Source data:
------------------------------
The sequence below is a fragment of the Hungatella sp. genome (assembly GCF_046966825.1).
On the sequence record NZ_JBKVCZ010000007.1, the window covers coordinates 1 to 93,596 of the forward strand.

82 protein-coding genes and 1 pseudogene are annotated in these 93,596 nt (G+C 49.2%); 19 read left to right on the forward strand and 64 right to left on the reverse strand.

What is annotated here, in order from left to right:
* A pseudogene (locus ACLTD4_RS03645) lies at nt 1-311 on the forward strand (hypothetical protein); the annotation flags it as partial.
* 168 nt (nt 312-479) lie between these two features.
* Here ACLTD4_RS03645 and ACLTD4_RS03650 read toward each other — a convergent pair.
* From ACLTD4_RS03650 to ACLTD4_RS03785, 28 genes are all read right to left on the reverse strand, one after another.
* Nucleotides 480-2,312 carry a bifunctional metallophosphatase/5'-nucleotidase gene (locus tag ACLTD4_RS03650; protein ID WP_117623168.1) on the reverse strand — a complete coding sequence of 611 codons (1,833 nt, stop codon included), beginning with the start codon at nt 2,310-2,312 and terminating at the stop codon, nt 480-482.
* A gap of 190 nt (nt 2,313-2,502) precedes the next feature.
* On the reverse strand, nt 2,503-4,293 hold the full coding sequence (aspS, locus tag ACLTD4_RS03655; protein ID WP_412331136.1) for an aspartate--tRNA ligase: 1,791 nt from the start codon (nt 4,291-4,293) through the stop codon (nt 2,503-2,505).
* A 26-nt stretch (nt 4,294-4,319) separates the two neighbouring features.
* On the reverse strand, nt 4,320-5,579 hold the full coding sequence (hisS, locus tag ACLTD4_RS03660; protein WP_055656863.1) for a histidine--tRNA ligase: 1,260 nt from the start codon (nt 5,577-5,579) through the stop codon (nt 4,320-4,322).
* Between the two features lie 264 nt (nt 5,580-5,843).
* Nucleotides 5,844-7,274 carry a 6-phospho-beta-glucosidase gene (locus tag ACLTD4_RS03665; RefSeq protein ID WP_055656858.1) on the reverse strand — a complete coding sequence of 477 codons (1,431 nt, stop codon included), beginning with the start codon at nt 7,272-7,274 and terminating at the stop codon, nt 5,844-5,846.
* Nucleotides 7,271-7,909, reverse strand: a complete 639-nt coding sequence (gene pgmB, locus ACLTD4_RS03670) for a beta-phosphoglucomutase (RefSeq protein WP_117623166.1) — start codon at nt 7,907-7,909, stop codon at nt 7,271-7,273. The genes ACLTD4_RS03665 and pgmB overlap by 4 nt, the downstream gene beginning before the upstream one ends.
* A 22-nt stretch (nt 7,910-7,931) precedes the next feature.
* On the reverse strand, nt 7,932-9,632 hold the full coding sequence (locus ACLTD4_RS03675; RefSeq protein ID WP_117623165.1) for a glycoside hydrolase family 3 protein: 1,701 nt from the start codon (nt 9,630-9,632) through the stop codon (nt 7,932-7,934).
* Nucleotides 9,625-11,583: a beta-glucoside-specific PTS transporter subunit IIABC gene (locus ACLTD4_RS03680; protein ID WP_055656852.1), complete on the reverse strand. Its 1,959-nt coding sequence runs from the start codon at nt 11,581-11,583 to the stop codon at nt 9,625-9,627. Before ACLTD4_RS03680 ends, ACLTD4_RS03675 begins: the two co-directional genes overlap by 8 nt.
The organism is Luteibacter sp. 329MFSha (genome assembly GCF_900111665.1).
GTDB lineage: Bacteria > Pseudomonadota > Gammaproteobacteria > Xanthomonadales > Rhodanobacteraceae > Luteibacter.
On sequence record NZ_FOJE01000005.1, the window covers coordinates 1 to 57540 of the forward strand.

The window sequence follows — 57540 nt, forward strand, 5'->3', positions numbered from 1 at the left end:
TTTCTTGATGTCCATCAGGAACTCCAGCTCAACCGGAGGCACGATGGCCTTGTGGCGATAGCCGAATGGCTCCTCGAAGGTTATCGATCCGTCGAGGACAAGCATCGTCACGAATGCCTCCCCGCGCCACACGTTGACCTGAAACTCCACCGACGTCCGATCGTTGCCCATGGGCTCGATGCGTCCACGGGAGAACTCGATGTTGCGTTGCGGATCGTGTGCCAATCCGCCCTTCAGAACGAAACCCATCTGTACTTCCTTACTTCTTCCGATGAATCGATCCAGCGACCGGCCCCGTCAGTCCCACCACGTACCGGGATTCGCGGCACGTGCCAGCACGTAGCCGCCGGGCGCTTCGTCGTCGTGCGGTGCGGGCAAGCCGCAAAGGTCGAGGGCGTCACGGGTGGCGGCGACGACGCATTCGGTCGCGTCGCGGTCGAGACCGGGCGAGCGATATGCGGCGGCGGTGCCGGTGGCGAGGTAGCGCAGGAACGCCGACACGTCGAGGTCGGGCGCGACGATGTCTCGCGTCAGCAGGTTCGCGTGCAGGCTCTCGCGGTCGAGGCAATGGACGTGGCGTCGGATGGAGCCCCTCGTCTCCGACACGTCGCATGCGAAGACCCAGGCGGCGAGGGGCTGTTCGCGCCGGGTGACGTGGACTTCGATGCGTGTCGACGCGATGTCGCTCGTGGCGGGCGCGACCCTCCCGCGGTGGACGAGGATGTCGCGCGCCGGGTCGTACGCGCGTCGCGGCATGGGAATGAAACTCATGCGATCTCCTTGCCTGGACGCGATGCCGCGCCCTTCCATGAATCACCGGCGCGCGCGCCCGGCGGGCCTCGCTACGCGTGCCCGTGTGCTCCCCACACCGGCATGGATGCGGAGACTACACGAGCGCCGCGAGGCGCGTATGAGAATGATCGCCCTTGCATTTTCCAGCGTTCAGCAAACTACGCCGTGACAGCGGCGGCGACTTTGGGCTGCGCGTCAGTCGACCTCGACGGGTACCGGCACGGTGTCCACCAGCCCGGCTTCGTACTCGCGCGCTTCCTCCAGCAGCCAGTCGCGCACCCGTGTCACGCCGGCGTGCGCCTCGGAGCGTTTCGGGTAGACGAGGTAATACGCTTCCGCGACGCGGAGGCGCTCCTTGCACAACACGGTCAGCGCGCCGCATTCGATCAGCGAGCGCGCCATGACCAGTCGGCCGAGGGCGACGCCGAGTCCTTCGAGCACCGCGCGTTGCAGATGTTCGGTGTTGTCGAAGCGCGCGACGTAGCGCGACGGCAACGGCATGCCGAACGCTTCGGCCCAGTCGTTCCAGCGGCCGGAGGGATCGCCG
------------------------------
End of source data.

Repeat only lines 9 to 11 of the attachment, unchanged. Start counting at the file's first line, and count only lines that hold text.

* Nucleotides 480-2,312 carry a bifunctional metallophosphatase/5'-nucleotidase gene (locus tag ACLTD4_RS03650; protein ID WP_117623168.1) on the reverse strand — a complete coding sequence of 611 codons (1,833 nt, stop codon included), beginning with the start codon at nt 2,310-2,312 and terminating at the stop codon, nt 480-482.
* A gap of 190 nt (nt 2,313-2,502) precedes the next feature.
* On the reverse strand, nt 2,503-4,293 hold the full coding sequence (aspS, locus tag ACLTD4_RS03655; protein ID WP_412331136.1) for an aspartate--tRNA ligase: 1,791 nt from the start codon (nt 4,291-4,293) through the stop codon (nt 2,503-2,505).